The b (FP or Us) component which represents the number of false positive mistakes respectively the unexpected survivors; it's desirable to be higher than zero and represents more survivors than the TRISS methodology standard. While preventable deaths are a result of lack of trauma care, the non preventable deaths represents the lack of the method and should be incorporated in a (TP) value, respectively in the group of actually observed and expected deaths.

So from the w-statistic rate should be eliminated nonPd component of c (FN) value therefore we gained adjusted w-statistic: from w-stat = (b-c)/N from c value we subtract nonPd: {b - (c - nonPd)}/N or (b - c + nonPd)/N.

Because c - nonPd = Pd, it can be also written: (b - Pd)/N, or (FP-Pd)/N. (Table 1).
Table 1

Adjusted TRISS misclassification rate and adjusted w-statistic

TRISS Method

deaths Od

survivors Os

Expected:

Positive (P(s) < 50%)

TP

FP

Ed = TP+FP

 

a

b

Ed = a+b

 

EOd

Us

Ed = Us+ EOd

Negative (P(s) > 50%)

FN

TN

Es = FN+TN

 

c = c1+c2

d

Es = c+d

 

c1 = Pd;

EOs

Es = Ud+EOs

 

c2 = nonPd

  
 

Ud

  

Observed:

Od = TP+FN

Os = FP+TN

N = Ed+Es

 

Od = a+c

Os = b+d

N = a+b+c+d

 

Od = EOd+Ud

Os = Us+EOs

N = Od+Os

Misclassification rate = (FP + FN)/N = (b + c)/N = (Us + Ud)/N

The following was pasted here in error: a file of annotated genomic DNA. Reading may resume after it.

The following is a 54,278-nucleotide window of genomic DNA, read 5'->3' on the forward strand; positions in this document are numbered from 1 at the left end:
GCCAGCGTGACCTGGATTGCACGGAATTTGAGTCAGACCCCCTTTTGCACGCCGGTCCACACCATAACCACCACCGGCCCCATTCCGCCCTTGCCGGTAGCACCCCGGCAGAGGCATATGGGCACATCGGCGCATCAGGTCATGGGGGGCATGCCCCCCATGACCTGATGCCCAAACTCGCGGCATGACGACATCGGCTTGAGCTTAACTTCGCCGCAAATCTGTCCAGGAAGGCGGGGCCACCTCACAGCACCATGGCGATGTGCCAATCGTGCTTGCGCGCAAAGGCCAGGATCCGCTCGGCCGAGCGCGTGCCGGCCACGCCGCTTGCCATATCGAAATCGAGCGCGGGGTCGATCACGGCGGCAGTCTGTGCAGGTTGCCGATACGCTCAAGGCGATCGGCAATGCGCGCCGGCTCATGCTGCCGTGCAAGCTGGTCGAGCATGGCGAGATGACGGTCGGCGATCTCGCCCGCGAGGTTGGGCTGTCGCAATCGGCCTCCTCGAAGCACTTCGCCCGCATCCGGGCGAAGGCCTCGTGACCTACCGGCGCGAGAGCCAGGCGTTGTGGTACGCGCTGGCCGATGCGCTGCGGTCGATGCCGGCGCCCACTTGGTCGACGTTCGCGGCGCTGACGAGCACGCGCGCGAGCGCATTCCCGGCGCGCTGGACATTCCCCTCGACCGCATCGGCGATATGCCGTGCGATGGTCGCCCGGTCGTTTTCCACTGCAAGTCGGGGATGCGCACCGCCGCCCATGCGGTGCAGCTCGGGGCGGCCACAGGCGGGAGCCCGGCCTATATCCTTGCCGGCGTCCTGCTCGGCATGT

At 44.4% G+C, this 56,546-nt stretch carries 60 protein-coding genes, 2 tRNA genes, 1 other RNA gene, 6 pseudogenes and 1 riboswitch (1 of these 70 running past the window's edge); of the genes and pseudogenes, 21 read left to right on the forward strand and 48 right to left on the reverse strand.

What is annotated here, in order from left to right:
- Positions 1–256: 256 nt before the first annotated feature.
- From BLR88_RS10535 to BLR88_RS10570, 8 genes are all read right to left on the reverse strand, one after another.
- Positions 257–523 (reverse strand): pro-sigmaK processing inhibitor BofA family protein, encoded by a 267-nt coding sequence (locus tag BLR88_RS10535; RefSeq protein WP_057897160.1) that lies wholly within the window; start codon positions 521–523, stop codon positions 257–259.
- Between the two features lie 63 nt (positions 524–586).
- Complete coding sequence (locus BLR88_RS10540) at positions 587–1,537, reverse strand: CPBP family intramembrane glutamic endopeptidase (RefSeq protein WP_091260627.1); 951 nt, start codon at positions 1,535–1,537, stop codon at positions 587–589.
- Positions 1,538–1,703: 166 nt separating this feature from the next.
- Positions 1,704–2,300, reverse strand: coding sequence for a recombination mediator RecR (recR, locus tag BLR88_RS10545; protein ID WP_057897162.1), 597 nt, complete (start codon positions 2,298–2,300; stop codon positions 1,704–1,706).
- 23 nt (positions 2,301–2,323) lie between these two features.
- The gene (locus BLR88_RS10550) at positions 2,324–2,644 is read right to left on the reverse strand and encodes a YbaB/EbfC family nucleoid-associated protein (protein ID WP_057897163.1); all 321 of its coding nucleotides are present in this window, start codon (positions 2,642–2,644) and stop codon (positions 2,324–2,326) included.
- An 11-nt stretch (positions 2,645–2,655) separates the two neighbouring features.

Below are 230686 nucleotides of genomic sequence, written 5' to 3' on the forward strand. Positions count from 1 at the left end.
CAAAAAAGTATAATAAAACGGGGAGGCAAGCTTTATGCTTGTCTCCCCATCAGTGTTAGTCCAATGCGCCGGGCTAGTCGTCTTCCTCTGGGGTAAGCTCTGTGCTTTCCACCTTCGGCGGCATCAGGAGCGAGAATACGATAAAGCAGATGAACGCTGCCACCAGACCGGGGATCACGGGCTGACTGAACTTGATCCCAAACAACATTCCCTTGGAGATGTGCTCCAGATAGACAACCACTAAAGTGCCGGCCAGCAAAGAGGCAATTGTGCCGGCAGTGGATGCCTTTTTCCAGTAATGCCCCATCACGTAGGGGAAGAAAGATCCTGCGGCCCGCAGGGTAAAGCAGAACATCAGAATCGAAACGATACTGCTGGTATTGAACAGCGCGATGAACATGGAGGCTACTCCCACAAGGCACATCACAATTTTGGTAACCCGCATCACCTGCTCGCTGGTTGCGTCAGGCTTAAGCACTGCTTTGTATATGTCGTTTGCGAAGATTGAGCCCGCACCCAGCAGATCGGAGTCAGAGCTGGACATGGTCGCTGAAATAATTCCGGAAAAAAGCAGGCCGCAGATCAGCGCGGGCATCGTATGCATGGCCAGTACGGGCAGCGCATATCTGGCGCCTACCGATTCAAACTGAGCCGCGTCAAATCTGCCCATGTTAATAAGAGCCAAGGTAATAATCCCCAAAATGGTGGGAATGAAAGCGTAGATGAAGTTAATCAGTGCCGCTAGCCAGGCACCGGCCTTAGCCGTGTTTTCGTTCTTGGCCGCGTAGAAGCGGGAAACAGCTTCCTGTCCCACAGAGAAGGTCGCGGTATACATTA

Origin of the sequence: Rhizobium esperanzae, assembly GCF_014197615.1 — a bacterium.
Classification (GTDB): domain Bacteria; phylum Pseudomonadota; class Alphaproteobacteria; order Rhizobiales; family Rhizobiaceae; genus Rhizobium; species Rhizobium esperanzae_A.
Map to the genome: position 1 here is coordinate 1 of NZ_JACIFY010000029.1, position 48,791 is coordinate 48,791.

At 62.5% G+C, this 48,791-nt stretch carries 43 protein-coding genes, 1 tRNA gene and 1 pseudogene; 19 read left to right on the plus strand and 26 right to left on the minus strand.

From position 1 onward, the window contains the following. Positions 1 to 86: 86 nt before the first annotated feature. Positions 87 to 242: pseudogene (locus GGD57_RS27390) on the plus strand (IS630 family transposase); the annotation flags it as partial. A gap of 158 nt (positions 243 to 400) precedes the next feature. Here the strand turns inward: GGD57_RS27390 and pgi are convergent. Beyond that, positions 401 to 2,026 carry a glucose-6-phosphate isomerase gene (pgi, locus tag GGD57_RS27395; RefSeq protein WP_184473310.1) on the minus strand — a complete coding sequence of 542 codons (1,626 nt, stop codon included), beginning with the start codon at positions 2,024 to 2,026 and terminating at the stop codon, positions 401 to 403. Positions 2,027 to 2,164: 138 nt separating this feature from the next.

Adjusted misclassification rate

= (FP+FN-Pd)/N

  

= (b +c -Pd)/N

  

= Us + Ud - Pd/N

W statistic

= (FP+TN) - (FN+TN)/N = (FP - FN)/N

  

= (b+d) - (c+d)/N = (b-c)/N

  

= (Os - Es)/N

  

= (Us+EOs) - (Ud + EOs)/N = (Us - Ud)/N

Adjusted W statistic

= [FP-(FN-nonPd)/N = (FP- Pd)/N

  

= [b - (c - nonPd)]/N = (b - Pd)/N

  

(c = c1+ c2; Pd = c - nonPd)

  

= (Us - Pd)/N

  

= [Os- (Es- nonPd)]/N

Elements of TRISS misclassification rate and w-statistic, formulas and abbreviation used to describe observed and expected outcome Abbreviations: TP (a) = True positive = EOd = Expected observed deaths, FP (b) = False positive = Us= Unexpected survivors, FN (c) = False negative = Ud = Unexpected deaths, (c1) = Pd = preventable deaths, (c2) = nonPd = Nonpreventable deaths, TN (d) = True negative = EOs = Expected observed survivors, Ed= Expected deaths, Es = Expected survivors, Od = Observed deaths, Os = Observed survivors.

Results

The adjusted TRISS misclassification rate: (b+c - Pd)/N), respectively (FP+FN - Pd)/N, respectively (Us + Ud - Pd)/N. If b = FP = 0 (no unexpected survivors) than: (c-Pd)/N) = (FN-Pd)/N, respectively:nonPd/N.

Adjusted w-statistic: (b - Pd)/N, or (FP-Pd)/N, respectively [(Os-Es) +nonPd]/N.